The higher rewards that business ownership often promises and the yearning that many have to run their own companies have motivated thousands of Americans to join the ranks of the self-employed.
As their numbers rise, the growth of small businesses is critical to the lending business. The banks’ goal: help local businesses thrive while ensuring that depositor’s assets are safeguarded in well-run and prudent investments. Too often, however, the small business owner does not understand how to secure the credit needed to jump-start or sustain his operation.
“It comes down to understanding what a lender is looking for: the tools that he needs to make a risk assessment decision,” says Frank Briggs, senior vice president and manager of business banking at ViewPoint Bank.
Smart Business spoke with Briggs about some of the do’s and don’ts of commercial borrowing and how to obtain the right loan at the right price.
Is getting a commercial loan as simple as filling out a loan application?
That’s one part of it. Remember, banks are competitive in their desire to establish credit for their clientele, yet so many customers fail to understand what a lender is looking for.
The biggest issue is being able to demonstrate that you already have good credit. Paramount in a person’s ability to get business credit is the strength of his or her individual credit score, which is a great measure of an ability to repay a business loan.
In most owner-managed companies, the owner manages the cash flow of the business. Of course, we look at a company’s revenue, its accounts receivable, marketing strategy and other elements of the operation to determine the strength of the business.
But we also look at how the owner-manager manages the cash flow in his personal life. Does he pay his bills on time and in full? Does he live within his means? Such factors are great indicators of how well he might run his own business. If the history of performance on the personal side is satisfactory, then we look at the business’s trends in revenue, profitability and debt to equity.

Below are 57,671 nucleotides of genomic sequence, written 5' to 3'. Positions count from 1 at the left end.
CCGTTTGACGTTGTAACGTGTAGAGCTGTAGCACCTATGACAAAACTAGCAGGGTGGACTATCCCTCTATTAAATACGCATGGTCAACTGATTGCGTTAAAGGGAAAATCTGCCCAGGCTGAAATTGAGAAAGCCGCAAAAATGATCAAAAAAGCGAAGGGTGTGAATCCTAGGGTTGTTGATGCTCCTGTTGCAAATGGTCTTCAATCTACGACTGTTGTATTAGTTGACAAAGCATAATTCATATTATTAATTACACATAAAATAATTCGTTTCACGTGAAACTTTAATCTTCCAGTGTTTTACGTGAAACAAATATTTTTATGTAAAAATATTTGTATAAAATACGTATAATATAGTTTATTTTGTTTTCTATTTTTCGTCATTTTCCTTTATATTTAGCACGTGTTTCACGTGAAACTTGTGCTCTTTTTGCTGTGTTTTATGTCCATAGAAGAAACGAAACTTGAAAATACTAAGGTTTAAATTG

How could a person who knows how to run a business not understand the elements of securing credit?
Many business owners know the nuts and bolts of their industry but are not trained in banking.
You could say that there is an entire spectrum of knowledge on how best to secure credit. Some are extremely knowledgeable about available sources of funds and how to qualify. But others are so busy concentrating on their business that they have not gained the tools to understand a lender’s mindset. A simple example is a case in which a client approaches us for a line of credit a term he hears frequently at social gatherings, in advertisements and from his business peers. But even after counseling, he realizes that an equipment loan to buy a delivery truck is necessary. What we do is to uncover the true purpose of the need and direct a customer to the right facility, often at better rates and terms than he originally figured.
What are some of the key elements of an application package?
We look for three things: the credit history of the owner, the cash flow sufficiency of the business and collateral sufficiency or a secondary source of repayment, such as internal capital (including the owner’s personal assets) that would allow for the liquidation of the business in a downturn and make the bank whole.
Many borrowers don’t understand that the bank is lending its depositors’ money and that we need to be certain to minimize risk in order to protect our depositors’ funds.
What are some common mistakes made in loan applications?
An area that borrowers fail to address most commonly is the understanding of historical cash flow. They do not identify all their repayment sources. This could include depreciation a noncash expense excess personal income and excess personal income from other company owners. We help the client identify all sources of repayment in order to strengthen his application.
How does the loan application process begin?
It starts with an interview. But even before that stage, we reach out to the community to target existing customers and new prospects to see if there is a need we can satisfy. It could be that we discover that their borrowing expenses are too high, and that our products could help lower their financing costs.
FRANK BRIGGS is the senior vice president and manager of business banking at ViewPoint Bank. Reach him at (972) 801-5729 or firstname.lastname@example.org.